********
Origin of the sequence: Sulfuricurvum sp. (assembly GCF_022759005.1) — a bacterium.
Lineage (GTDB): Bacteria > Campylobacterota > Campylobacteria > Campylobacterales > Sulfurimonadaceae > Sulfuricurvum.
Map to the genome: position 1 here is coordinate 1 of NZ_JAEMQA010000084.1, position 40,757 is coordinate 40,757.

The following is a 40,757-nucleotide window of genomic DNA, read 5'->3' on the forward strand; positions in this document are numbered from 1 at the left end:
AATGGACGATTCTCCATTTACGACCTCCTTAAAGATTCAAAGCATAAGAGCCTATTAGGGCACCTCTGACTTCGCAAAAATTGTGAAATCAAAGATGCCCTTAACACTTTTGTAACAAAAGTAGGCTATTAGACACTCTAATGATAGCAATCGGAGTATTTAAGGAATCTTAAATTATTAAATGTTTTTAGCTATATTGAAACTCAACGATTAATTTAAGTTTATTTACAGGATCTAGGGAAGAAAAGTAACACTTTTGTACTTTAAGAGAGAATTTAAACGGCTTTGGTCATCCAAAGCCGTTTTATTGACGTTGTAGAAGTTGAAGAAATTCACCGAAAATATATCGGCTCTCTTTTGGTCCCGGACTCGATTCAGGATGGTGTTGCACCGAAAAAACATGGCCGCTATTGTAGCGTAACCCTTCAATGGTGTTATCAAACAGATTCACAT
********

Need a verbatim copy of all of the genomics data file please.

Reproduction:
Origin of the sequence: Sulfuricurvum sp. (assembly GCF_022759005.1) — a bacterium.
Lineage (GTDB): Bacteria > Campylobacterota > Campylobacteria > Campylobacterales > Sulfurimonadaceae > Sulfuricurvum.
Map to the genome: position 1 here is coordinate 1 of NZ_JAEMQA010000084.1, position 40,757 is coordinate 40,757.

The following is a 40,757-nucleotide window of genomic DNA, read 5'->3' on the forward strand; positions in this document are numbered from 1 at the left end:
AATGGACGATTCTCCATTTACGACCTCCTTAAAGATTCAAAGCATAAGAGCCTATTAGGGCACCTCTGACTTCGCAAAAATTGTGAAATCAAAGATGCCCTTAACACTTTTGTAACAAAAGTAGGCTATTAGACACTCTAATGATAGCAATCGGAGTATTTAAGGAATCTTAAATTATTAAATGTTTTTAGCTATATTGAAACTCAACGATTAATTTAAGTTTATTTACAGGATCTAGGGAAGAAAAGTAACACTTTTGTACTTTAAGAGAGAATTTAAACGGCTTTGGTCATCCAAAGCCGTTTTATTGACGTTGTAGAAGTTGAAGAAATTCACCGAAAATATATCGGCTCTCTTTTGGTCCCGGACTCGATTCAGGATGGTGTTGCACCGAAAAAACATGGCCGCTATTGTAGCGTAACCCTTCAATGGTGTTATCAAACAGATTCACAT